Thornton v. Lashbrook et al

Filing 3

MEMORANDUM AND ORDER REFERRING CASE to Magistrate Judge Reona J. Daly. Signed by Judge David R. Herndon on 7/24/2017. (jaj)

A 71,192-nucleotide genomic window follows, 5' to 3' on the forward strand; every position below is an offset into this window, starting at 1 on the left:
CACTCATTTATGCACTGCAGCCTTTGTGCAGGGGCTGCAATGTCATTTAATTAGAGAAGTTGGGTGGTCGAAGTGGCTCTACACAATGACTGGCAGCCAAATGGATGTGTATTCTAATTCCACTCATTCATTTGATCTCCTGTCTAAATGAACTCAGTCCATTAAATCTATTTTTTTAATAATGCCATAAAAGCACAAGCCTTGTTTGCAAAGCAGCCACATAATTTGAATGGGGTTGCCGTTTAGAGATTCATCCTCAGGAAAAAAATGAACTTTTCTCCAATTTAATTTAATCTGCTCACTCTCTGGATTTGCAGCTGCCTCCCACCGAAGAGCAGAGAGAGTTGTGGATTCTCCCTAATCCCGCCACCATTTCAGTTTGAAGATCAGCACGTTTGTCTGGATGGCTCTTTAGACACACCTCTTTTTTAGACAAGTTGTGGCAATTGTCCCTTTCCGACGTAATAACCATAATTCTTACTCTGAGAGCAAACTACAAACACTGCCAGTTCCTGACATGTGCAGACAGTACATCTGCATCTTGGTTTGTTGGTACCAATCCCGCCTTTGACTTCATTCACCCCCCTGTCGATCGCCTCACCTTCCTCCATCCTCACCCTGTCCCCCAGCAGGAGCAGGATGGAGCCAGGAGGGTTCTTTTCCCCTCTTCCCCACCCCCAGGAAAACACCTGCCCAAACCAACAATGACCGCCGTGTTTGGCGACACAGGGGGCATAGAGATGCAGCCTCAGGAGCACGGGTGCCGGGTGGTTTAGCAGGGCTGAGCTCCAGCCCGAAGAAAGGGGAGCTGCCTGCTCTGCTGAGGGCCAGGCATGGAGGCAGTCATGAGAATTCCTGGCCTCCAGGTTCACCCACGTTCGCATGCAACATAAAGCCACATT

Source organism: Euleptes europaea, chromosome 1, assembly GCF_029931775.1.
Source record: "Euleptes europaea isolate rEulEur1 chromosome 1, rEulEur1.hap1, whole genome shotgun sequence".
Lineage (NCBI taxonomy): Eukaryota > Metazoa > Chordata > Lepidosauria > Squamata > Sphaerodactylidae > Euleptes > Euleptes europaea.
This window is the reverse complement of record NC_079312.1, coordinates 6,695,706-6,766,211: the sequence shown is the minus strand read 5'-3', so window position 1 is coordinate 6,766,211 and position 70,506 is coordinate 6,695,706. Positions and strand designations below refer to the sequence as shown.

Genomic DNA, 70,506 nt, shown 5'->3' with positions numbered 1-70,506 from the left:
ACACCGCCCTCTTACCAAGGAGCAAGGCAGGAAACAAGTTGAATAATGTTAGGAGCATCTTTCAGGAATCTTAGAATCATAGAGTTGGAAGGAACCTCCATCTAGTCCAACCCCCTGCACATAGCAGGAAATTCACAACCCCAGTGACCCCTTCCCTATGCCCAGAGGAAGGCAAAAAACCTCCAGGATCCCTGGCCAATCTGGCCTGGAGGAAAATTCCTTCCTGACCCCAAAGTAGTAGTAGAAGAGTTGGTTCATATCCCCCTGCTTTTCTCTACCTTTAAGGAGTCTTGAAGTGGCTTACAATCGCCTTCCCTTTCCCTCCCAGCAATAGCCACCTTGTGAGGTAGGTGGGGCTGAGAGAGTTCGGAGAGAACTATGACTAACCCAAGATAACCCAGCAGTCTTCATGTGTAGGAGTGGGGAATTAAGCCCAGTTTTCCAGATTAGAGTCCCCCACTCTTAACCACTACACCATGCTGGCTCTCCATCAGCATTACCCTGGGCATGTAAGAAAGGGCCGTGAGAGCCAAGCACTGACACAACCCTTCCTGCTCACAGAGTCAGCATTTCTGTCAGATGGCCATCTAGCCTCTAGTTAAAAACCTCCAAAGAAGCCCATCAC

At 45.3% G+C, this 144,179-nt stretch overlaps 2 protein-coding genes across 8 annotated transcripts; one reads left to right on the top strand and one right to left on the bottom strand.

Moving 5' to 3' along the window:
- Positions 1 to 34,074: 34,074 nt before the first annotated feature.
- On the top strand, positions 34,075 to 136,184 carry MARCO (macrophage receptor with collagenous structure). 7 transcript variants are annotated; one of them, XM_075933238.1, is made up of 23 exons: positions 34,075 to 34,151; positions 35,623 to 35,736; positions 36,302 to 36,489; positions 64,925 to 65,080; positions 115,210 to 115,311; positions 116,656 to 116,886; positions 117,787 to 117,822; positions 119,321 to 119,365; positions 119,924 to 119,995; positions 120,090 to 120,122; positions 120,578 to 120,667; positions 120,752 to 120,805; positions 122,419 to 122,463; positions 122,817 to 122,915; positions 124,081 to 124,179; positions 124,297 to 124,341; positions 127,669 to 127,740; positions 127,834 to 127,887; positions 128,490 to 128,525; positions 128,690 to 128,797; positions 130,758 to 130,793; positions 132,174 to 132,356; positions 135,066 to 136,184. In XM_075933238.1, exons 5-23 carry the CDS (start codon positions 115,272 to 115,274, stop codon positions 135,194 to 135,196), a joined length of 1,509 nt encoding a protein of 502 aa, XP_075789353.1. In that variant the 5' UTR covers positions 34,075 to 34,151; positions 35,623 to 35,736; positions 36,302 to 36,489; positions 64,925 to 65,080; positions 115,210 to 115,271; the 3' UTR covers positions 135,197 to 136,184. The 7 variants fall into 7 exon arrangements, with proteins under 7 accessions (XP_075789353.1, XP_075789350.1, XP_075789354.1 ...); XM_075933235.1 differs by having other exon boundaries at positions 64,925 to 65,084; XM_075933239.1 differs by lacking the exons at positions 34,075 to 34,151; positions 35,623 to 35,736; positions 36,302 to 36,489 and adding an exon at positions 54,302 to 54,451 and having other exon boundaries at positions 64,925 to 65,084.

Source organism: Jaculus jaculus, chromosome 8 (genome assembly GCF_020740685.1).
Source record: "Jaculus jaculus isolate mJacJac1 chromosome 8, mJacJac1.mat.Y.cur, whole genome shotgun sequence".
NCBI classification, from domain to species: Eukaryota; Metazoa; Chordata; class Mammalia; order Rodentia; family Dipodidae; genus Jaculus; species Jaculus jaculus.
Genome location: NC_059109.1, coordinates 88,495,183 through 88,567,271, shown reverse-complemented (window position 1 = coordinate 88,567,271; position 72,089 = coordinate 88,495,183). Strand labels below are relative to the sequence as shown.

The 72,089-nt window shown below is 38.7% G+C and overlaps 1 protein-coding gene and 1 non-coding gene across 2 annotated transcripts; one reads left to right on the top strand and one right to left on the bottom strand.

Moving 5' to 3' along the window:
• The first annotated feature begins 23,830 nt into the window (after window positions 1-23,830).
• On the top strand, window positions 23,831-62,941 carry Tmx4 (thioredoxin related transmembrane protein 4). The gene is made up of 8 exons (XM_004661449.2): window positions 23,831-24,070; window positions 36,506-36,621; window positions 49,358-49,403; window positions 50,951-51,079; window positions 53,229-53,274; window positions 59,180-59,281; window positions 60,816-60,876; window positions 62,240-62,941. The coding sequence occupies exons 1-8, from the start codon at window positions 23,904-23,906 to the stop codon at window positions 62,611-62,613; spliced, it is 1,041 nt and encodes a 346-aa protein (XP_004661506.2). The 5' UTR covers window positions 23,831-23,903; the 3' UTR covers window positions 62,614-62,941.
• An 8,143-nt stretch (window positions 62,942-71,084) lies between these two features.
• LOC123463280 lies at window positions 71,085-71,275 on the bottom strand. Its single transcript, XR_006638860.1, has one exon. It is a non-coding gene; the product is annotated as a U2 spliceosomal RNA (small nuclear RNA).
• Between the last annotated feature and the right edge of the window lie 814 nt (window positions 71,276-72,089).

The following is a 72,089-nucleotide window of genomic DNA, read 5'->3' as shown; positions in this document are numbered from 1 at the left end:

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IN THE UNITED STATES DISTRICT COURT FOR THE SOUTHERN DISTRICT OF ILLINOIS CHARLES E. THORNTON, #Y19115, Plaintiff, vs. JACQUELINE LASHBROOK, DR. TROST, and GAIL WALLS, – Defendants. MEMORANDUM AND ORDER HERNDON Plaintiff Charles Thornton, an inmate who is currently incarcerated at Menard Correctional Center (“Menard”), brings the instant civil rights action pursuant to 42 U.S.C. § 1983. (Doc. 1). In the Complaint, Plaintiff alleges that Nurse Walls, Doctor Trost, and Warden Lashbrook would not authorize a prescription refill for Neurontin, which he needs to treat nerve pain associated with an old gunshot wound. (Doc. 1, pp. 9-12). As a result, Plaintiff suffered from debilitating pain while he waited for the refill from March 7-29, 2017. Id. Plaintiff now seeks declaratory judgment and monetary damages against the defendants. He also seeks “immediate” injunctive relief, in the form of an order requiring prison officials to send him to an expert for further evaluation and physical therapy before his prescription expires. (Doc. 1, p. 13). 1 The Complaint is subject to preliminary review under 28 U.S.C. § 1915A, which provides: (a) – The court shall review, before docketing, if feasible or, in any event, as soon as practicable after docketing, a complaint in a civil action in which a prisoner seeks redress from a governmental entity or officer or employee of a governmental entity. (b) – On review, the court shall identify cognizable claims or dismiss the complaint, or any portion of the complaint, if the complaint– (1) is frivolous, malicious, or fails to state a claim on which relief may be granted; or (2) seeks monetary relief from a defendant who is immune from such relief. An action or claim is frivolous if “it lacks an arguable basis either in law or in fact.” Neitzke v. Williams, 490 U.S. 319, 325 (1989). Frivolousness is an objective standard that refers to a claim that any reasonable person would find meritless. Lee v. Clinton, 209 F.3d 1025, 1026-27 (7th Cir. 2000). An action fails to state a claim upon which relief can be granted if it does not plead “enough facts to state a claim to relief that is plausible on its face.” Bell Atlantic Corp. v. Twombly, 550 U.S. 544, 570 (2007). The claim of entitlement to relief must cross “the line between possibility and plausibility.” Id. at 557. At this juncture, the factual allegations of the pro se complaint are to be liberally construed. See Rodriguez v. Plymouth Ambulance Serv., 577 F.3d 816, 821 (7th Cir. 2009). The Complaint survives screening under this standard. According to the allegations in the Complaint, Plaintiff was shot in the mouth prior to his incarceration. (Doc. 1, p. 9). The bullet lodged in his spine 2 near his C2 and C3 vertebrae. Id. Because it was lodged next to Plaintiff’s spinal cord, surgical removal of the bullet could result in paralysis. Id. Doctors at John H. Stroger Hospital and Cook County Jail recommended against surgery. Id. Plaintiff consequently suffers from “chronic and agonizing pain” that is treated with Neurontin. 1 (Doc. 1, p. 9). On March 6, 2017, a nurse at Menard informed Plaintiff that his prescription was set to expire the following day. Id. Plaintiff submitted several urgent sick call slips, in which he requested a prescription refill and warned medical staff that he would suffer from excruciating pain without it. Id. In response, Plaintiff was scheduled for an appointment with Doctor Trost on March 12th, but it was cancelled before Plaintiff ever met with the doctor. (Doc. 1, p. 9). The same day, Plaintiff filed an emergency grievance with Warden Jacqueline Lashbrook. (Doc. 1, pp. 9-10). In it, Plaintiff explained that he was experiencing “severe pain” that was chronic in nature and prevented him from performing daily tasks. (Doc. 1, p. 10). He allegedly suffered from discomfort and pricking pain in his right shoulder and arm that made it difficult to get out of his top bunk. (Doc. 1, p. 11). At times, he could not read, write, or leave his cell. Id. He complained that the prison’s health care unit and its director, Nurse Gail Walls, had “done nothing to even reduce the pain.” (Doc. 1, p. 10). He was scheduled for appointments with Doctor Trost on March 15th and 17th. (Doc. 1, p. 10). However, these appointments were also cancelled. Id. 1 Neurontin is a prescription medication used to relieve nerve pain, among other things. See The generic form of this drug is referred to as Gabapentin. Id. 3 Doctor Trost never inquired into the status of Plaintiff’s pain or his prescription. Id. He never provided Plaintiff with any treatment in response to these complaints. Id. On March 19th, the prescription was finally refilled. (Doc. 1, p. 11). However, Plaintiff did not actually receive it until ten days later on March 29th. Id. In the meantime, he received no other form of pain reliever. Id. Plaintiff now names Nurse Walls, Doctor Trost, and Warden Lashbrook in connection with his claim that he was denied adequate medical care for his condition. (Doc. 1, p. 12). He seeks declaratory judgment and monetary relief against them. Id. Plaintiff also seeks “immediate” follow-up treatment, including an evaluation by an expert and physical therapy before his prescription medication expires. (Doc. 1, p. 13). To facilitate the orderly management of future proceedings in this case, and in accordance with the objectives of Federal Rules of Civil Procedure 8(e) and 10(b), the Court deems it appropriate to organize the claims in Plaintiff’s pro se Complaint (Doc. 1) into the following count: - Eighth Amendment deliberate indifference to medical needs claim against Nurse Walls, Doctor Trost, and Warden Lashbrook for delaying Plaintiff’s prescription refill for Neurontin from March 7-29, 2017. The parties and the Court will use this designation in all future pleadings and orders, unless otherwise directed by a judicial officer of this Court. designation does not constitute an opinion regarding the merits of the claim. 4 The Both claims arise under the Eighth Amendment, which prohibits the cruel and unusual punishment of prisoners. U.S. CONST., amend. VIII. See also Perez v. Fenoglio, 792 F.3d 768, 776 (7th Cir. 2015) (citations omitted); Berry v. Peterman, 604 F.3d 435 (7th Cir. 2010). Deliberate indifference to serious medical needs of prisoners violates the proscription against cruel and unusual punishment. Estelle v. Gamble, 429 U.S. 97, 104 (1976); Erickson v. Pardus, 551 U.S. 89, 94 (2006) (per curiam). A prisoner who wishes to bring an Eighth Amendment claim for the denial of medical care must show that he suffered from a sufficiently serious medical condition (i.e., an objective standard) and state officials acted with deliberate indifference to his health or safety (i.e., a subjective standard). Farmer v. Brennan, 511 U.S. 825, 834 (1994); Chapman v. Keltner, 241 F.3d 842, 845 (7th Cir. 2001). A medical condition is considered objectively serious if it has been diagnosed by a physician as requiring treatment or would be obvious to a layperson. See Pyles v. Fahim, 771 F.3d 403, 409 (7th Cir. 2014) (citing Knight v. Wiseman, 590 F.3d 458, 463 (7th Cir. 2009)). Plaintiff’s bullet wound and associated nerve pain have been diagnosed by multiple doctors. See Thornton v. Baker, 2016 WL 4450870 (N.D. Ill. 2016) (Plaintiff’s condition deemed sufficiently serious to support an Eighth Amendment claim where his preexisting bullet wound and associated pain were exacerbated when he slipped and fell). See also Terrell v. Madison Cnty. Sheriff’s Dep’t, 2017 WL 2929461 (S.D. Ill. 2017) (painful gunshot wound that left bullet lodged in plaintiff’s leg deemed sufficiently 5 serious to support Eighth Amendment claim). These doctors have prescribed Plaintiff medication for residual nerve pain. Williams v. Liefer, 491 F.3d 710, 716 (7th Cir. 2007) (pain is an objectively serious medical condition). The objective component of this claim is satisfied for screening purposes. To satisfy the subjective component of this claim, the Complaint must “demonstrate that prison officials acted with deliberate indifference. Greeno v. Daley, 414 F.3d 645, 653 (7th Cir. 2005) (quoting Wilson v. Seiter, 501 U.S. 294, 297 (1991)). This standard is satisfied when prison officials “know of and disregard an excessive risk to inmate health” by being “‘aware of facts from which the inference could be drawn that a substantial risk of serious harm exists’” and “‘draw[ing] the inference.’” Greeno, 414 F.3d at 653 (quoting Farmer, 511 U.S. at 834). Ignoring an inmate’s complaints of pain and thereby prolonging it satisfies the deliberate indifference standard. Smith v. Knox Cnty. Jail, 666 F.3d 1037, 1040 (7th Cir. 2012). Plaintiff alleges that all three defendants ignored his repeated, urgent, and even emergency requests for treatment of excruciating pain to no avail. An official who is “alerted to an excessive risk to inmate safety or health through a prisoner’s correspondence” may be liable for an Eighth Amendment violation if the official possessed the authority to stop the violation but failed to exercise that authority. Perez, 792 F.3d at 781 (citing Vance v. Peters, 97 F.3d 987, 992-93 (7th Cir. 1996)). Under the circumstances, Count 1 shall receive further review against Nurse Walls, Doctor Trost, and Warden Lashbrook. 6 Plaintiff included a request for “immediate” injunctive relief in his Complaint. (Doc. 1, p. 13). He did not specifically request a temporary restraining order (“TRO”) or a preliminary injunction. Id. He also did not invoke Rule 65 of the Federal Rules of Civil Procedure, which governs both. Id. The Court is left to figure out which type of relief he seeks. Plaintiff expresses concern about another lapse in medication, but makes it clear that he is currently taking Neurontin. (Doc. 1, pp. 9-13). He also requests further medical evaluation and treatment, without addressing any prior need or recommendation for it. Id. Plaintiff does not include any factual allegations suggesting that he faces an emergency or requires relief now. Id. The Court therefore construes the request for relief as a Motion for Preliminary Injunction made pursuant to Rule 65(a). The motion shall be separately docketed and referred to a United States Magistrate Judge for handling. If Plaintiff believes that more urgent relief is necessary, he may file a separate motion for a TRO pursuant to Rule 65(b) at any time while the action is pending. In it, he must set forth the exact relief he seeks, the reasons for seeking the relief, and the factual allegations supporting his request. Plaintiff filed the instant action without paying a $400.00 filing fee or filing a Motion for Leave to Proceed in forma pauperis (“IFP Motion”). He remains obligated to do so. Failure to pay the entire $400.00 filing fee or file a properly 7 completed IFP Motion within thirty days (on or before August 23, 2017) shall result in dismissal of this action for failure to comply with an Order of this Court. See FED. R. CIV. P. 41(b). The Clerk is DIRECTED to ADD a Motion for Preliminary Injunction to the docket sheet in CM/ECF. IT IS HEREBY ORDERED that COUNT 1 is subject to further review against Defendants NURSE GAIL WALLS, DOCTOR TROST, and WARDEN JACQUELINE LASHBROOK. As to COUNT 1, the Clerk of Court shall prepare for the Defendants: (1) Form 5 (Notice of a Lawsuit and Request to Waive Service of a Summons), and (2) Form 6 (Waiver of Service of Summons). The Clerk is DIRECTED to mail these forms, a copy of the Complaint (Doc. 1), and this Memorandum and Order to each Defendant’s place of employment as identified by Plaintiff. If a Defendant fails to sign and return the Waiver of Service of Summons (Form 6) to the Clerk within 30 days from the date the forms were sent, the Clerk shall take appropriate steps to effect formal service on that Defendant, and the Court will require that Defendant to pay the full costs of formal service, to the extent authorized by the Federal Rules of Civil Procedure. With respect to a Defendant who no longer can be found at the work address provided by Plaintiff, the employer shall furnish the Clerk with the Defendant’s current work address, or, if not known, the Defendant’s last-known address. This information shall be used only for sending the forms as directed 8 above or for formally effecting service. Any documentation of the address shall be retained only by the Clerk. Address information shall not be maintained in the court file or disclosed by the Clerk. Defendants are ORDERED to timely file an appropriate responsive pleading to the Complaint and shall not waive filing a reply pursuant to 42 U.S.C. § 1997e(g). Pursuant to Local Rule 72.1(a)(2), this action is REFERRED to a United for further pre-trial proceedings, including the Motion for Preliminary Injunction. Further, this entire matter shall be REFERRED to a United States for disposition, pursuant to Local Rule 72.2(b)(2) and 28 U.S.C. § 636(c), if all parties consent to such a referral. If judgment is rendered against Plaintiff, and the judgment includes the payment of costs under § 1915, Plaintiff will be required to pay the full amount of the costs, regardless of whether an application to proceed in forma pauperis is granted. See 28 U.S.C. § 1915(f)(2)(A). Plaintiff is ADVISED that at the time application was made under 28 U.S.C. § 1915 for leave to commence this civil action without being required to prepay fees and costs or give security for the same, the applicant and his or her attorney were deemed to have entered into a stipulation that the recovery, if any, secured in the action shall be paid to the Clerk of the Court, who shall pay therefrom all unpaid costs taxed against plaintiff and remit the balance to plaintiff. Local Rule 9 3.1(c)(1). Finally, Plaintiff is ADVISED that he is under a continuing obligation to keep the Clerk of Court and each opposing party informed of any change in his address; the Court will not independently investigate his whereabouts. This shall be done in writing and not later than 7 days after a transfer or other change in address occurs. Failure to comply with this order will cause a delay in the transmission of court documents and may result in dismissal of this action for want of prosecution. See FED. R. CIV. P. 41(b). IT IS SO ORDERED. Digitally signed by Judge David R. Herndon Date: 2017.07.24 12:38:25 -05'00' United States 10